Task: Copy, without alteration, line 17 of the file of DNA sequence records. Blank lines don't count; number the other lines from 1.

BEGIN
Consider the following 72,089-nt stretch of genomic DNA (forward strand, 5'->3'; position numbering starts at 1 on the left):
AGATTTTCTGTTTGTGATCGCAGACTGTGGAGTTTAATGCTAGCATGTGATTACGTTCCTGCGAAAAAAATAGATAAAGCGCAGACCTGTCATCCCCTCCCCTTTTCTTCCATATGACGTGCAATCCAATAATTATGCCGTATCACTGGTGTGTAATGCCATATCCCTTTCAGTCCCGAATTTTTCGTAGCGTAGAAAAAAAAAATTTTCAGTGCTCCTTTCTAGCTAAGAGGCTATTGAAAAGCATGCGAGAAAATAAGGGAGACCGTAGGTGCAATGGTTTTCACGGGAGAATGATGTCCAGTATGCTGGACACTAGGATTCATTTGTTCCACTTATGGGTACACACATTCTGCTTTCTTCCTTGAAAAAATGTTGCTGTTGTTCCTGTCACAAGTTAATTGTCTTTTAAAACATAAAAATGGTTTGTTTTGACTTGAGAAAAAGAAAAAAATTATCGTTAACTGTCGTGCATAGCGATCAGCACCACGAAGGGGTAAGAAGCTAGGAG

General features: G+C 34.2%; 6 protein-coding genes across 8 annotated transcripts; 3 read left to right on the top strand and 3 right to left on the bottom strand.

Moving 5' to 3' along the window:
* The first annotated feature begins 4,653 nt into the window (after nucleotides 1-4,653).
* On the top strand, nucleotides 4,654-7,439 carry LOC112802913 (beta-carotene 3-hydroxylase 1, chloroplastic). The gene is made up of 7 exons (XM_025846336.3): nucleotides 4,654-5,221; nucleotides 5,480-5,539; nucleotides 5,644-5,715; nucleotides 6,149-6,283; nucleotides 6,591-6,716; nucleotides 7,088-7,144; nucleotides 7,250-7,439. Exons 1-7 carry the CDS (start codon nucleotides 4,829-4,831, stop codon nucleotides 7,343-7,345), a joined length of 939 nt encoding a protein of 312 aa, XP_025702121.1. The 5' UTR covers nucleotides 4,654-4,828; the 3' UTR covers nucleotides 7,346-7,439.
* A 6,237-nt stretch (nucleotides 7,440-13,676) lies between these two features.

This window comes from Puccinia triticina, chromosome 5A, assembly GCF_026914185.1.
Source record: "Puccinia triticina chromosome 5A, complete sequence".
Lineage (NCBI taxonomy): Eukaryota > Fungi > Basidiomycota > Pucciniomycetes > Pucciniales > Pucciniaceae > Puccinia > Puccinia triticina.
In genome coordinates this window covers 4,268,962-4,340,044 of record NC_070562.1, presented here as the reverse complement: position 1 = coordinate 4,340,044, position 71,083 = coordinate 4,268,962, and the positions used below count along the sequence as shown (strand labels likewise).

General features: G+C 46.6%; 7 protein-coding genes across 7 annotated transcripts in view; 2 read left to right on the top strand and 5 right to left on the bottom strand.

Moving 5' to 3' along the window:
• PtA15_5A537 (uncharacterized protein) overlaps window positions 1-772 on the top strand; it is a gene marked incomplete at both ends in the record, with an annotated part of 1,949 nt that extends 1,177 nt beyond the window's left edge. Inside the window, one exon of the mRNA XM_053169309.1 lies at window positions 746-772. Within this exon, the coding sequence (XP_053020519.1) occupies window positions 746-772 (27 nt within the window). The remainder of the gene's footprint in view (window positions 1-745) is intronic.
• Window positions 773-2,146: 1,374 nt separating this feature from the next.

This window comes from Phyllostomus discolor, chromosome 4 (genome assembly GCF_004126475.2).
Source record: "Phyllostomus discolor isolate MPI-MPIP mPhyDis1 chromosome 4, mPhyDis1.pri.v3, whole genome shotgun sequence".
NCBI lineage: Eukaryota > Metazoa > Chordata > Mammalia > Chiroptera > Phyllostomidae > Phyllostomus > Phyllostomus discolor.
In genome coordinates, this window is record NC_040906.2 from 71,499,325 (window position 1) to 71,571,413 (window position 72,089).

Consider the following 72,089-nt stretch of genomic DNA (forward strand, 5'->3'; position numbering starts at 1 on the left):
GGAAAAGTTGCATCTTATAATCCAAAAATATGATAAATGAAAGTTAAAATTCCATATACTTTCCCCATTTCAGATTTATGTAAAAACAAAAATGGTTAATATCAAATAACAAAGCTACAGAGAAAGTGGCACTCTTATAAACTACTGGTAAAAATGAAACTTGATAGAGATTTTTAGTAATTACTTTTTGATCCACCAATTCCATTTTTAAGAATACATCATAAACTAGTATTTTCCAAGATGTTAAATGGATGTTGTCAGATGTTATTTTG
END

Source record: "Phyllostomus discolor isolate MPI-MPIP mPhyDis1 chromosome 4, mPhyDis1.pri.v3, whole genome shotgun sequence".